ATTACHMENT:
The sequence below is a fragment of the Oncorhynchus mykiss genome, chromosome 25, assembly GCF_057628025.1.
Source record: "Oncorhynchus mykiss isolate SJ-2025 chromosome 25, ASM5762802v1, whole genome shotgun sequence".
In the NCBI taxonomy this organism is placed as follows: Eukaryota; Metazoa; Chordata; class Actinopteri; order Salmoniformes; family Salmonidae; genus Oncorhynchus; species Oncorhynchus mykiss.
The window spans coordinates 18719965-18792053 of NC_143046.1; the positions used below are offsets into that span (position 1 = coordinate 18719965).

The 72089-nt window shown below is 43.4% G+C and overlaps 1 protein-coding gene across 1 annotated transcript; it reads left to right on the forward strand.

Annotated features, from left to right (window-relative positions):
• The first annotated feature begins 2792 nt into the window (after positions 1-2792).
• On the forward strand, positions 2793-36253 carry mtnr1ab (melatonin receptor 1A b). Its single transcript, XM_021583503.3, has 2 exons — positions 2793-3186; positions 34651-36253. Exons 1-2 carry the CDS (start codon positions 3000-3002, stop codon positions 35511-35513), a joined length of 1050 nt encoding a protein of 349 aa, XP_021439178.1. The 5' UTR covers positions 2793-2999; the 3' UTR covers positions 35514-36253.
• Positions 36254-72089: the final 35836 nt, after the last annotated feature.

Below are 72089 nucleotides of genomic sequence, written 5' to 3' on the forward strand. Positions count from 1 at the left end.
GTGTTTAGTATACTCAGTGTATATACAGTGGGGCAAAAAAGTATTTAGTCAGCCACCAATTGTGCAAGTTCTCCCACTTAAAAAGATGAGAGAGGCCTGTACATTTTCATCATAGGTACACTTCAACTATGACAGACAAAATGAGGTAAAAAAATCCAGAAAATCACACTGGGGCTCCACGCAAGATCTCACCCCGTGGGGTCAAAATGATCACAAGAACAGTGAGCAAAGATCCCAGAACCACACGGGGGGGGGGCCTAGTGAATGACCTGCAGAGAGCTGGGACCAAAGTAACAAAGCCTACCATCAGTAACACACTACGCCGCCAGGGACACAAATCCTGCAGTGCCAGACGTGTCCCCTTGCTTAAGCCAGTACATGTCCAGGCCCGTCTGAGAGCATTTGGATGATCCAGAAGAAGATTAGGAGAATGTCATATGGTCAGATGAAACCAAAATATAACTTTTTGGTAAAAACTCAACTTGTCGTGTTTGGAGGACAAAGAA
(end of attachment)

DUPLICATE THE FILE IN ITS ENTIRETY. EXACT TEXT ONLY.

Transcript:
The sequence below is a fragment of the Oncorhynchus mykiss genome, chromosome 25, assembly GCF_057628025.1.
Source record: "Oncorhynchus mykiss isolate SJ-2025 chromosome 25, ASM5762802v1, whole genome shotgun sequence".
In the NCBI taxonomy this organism is placed as follows: Eukaryota; Metazoa; Chordata; class Actinopteri; order Salmoniformes; family Salmonidae; genus Oncorhynchus; species Oncorhynchus mykiss.
The window spans coordinates 18719965-18792053 of NC_143046.1; the positions used below are offsets into that span (position 1 = coordinate 18719965).

The 72089-nt window shown below is 43.4% G+C and overlaps 1 protein-coding gene across 1 annotated transcript; it reads left to right on the forward strand.

Annotated features, from left to right (window-relative positions):
• The first annotated feature begins 2792 nt into the window (after positions 1-2792).
• On the forward strand, positions 2793-36253 carry mtnr1ab (melatonin receptor 1A b). Its single transcript, XM_021583503.3, has 2 exons — positions 2793-3186; positions 34651-36253. Exons 1-2 carry the CDS (start codon positions 3000-3002, stop codon positions 35511-35513), a joined length of 1050 nt encoding a protein of 349 aa, XP_021439178.1. The 5' UTR covers positions 2793-2999; the 3' UTR covers positions 35514-36253.
• Positions 36254-72089: the final 35836 nt, after the last annotated feature.

Below are 72089 nucleotides of genomic sequence, written 5' to 3' on the forward strand. Positions count from 1 at the left end.
GTGTTTAGTATACTCAGTGTATATACAGTGGGGCAAAAAAGTATTTAGTCAGCCACCAATTGTGCAAGTTCTCCCACTTAAAAAGATGAGAGAGGCCTGTACATTTTCATCATAGGTACACTTCAACTATGACAGACAAAATGAGGTAAAAAAATCCAGAAAATCACACTGGGGCTCCACGCAAGATCTCACCCCGTGGGGTCAAAATGATCACAAGAACAGTGAGCAAAGATCCCAGAACCACACGGGGGGGGGGCCTAGTGAATGACCTGCAGAGAGCTGGGACCAAAGTAACAAAGCCTACCATCAGTAACACACTACGCCGCCAGGGACACAAATCCTGCAGTGCCAGACGTGTCCCCTTGCTTAAGCCAGTACATGTCCAGGCCCGTCTGAGAGCATTTGGATGATCCAGAAGAAGATTAGGAGAATGTCATATGGTCAGATGAAACCAAAATATAACTTTTTGGTAAAAACTCAACTTGTCGTGTTTGGAGGACAAAGAA